USGS Scientists respond to Indiana flooding

USGS Scientists respond to Indiana flooding

SHARE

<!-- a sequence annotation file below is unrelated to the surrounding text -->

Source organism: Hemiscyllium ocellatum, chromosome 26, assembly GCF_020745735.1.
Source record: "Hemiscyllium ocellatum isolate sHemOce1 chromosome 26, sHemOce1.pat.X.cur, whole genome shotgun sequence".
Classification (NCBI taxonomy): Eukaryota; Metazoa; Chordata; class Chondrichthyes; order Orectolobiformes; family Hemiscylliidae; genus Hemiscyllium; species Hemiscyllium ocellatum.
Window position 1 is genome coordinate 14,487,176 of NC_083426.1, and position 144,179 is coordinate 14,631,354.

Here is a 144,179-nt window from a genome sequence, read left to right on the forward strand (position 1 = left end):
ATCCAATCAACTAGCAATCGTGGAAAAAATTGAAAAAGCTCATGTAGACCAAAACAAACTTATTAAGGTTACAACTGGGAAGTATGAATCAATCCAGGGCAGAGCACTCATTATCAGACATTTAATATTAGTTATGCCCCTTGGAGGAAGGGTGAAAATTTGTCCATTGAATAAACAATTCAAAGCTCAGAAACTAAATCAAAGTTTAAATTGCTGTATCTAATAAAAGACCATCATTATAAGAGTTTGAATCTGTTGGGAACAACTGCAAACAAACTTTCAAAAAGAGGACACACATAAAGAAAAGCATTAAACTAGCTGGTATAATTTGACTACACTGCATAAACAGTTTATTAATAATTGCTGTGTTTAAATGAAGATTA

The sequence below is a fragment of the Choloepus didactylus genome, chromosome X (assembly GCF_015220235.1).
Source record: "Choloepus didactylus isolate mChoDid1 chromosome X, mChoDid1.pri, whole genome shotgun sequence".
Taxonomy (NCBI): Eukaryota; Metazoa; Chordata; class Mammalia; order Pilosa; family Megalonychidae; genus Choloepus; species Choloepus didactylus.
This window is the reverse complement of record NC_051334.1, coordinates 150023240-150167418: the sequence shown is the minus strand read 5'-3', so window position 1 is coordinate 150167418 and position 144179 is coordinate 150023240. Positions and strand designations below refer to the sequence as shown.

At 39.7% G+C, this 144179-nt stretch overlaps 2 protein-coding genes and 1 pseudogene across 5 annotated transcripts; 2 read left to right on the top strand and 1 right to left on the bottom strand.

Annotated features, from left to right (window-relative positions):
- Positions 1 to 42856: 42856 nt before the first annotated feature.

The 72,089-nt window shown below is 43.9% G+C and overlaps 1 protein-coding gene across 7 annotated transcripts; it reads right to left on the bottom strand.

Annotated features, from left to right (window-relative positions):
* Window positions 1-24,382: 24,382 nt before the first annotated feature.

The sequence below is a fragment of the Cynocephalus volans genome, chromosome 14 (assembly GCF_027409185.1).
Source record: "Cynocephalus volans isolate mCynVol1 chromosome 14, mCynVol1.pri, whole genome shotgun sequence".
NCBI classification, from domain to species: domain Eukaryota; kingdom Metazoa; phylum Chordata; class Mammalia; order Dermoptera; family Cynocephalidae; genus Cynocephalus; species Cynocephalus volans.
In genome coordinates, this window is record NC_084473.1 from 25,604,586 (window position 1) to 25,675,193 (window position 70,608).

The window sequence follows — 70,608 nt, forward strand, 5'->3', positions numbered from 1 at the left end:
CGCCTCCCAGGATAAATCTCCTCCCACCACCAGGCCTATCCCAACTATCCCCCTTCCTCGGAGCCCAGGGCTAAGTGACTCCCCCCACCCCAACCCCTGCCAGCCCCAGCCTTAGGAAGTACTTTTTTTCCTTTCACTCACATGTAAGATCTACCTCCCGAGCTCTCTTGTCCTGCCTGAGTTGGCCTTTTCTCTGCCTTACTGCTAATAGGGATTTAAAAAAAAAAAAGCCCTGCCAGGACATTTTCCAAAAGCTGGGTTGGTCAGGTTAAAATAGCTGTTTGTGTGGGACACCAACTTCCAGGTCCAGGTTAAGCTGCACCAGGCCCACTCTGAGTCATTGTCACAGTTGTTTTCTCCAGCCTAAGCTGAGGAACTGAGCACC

The USGS is the principal source of data on river depth and flow. According to the U.S. Geological Survey, stream levels for some Indiana rivers have already exceeded highs recorded during the 1913 flood , the largest flood ever documented across much of the state and a break in the persistent rains is expected, peak flows along some major rivers are yet to come. Because additional heavy rainfall expected around Indianapolis would further exacerbate the situation along the White River, the USGS Indiana District would dispatch field crews to document the floodwater levels in that area. Much of these data are gathered at gauging stations throughout the U.S. and transmitted by satellites to the web in real time to users such as the National Weather Service, which relies on the information to determine when it should issue flood warnings, and to emergency managers. Some of the USGS gauging stations provide information needed to design dams, bridges, and water- and waste-water-treatment plants. Currently, the USGS Indiana data network includes 170 stream-flow gauging stations. The network is funded in a cooperative program of federal, state, and local agencies. USGS stream-flow measurement teams use high tech Doppler sonar flow meters called acoustic Doppler current profilers to make accurate stream-flow measurements very quickly. The ADCPS are deployed from unmanned tethered boats and transmit data to hydrologists using radio modems on shore. The USGS serves the nation by providing reliable scientific information to describe and understand the Earth; minimize loss of life and property from natural disasters; manage water, biological, energy, and mineral resources; and enhance and protect the quality of life.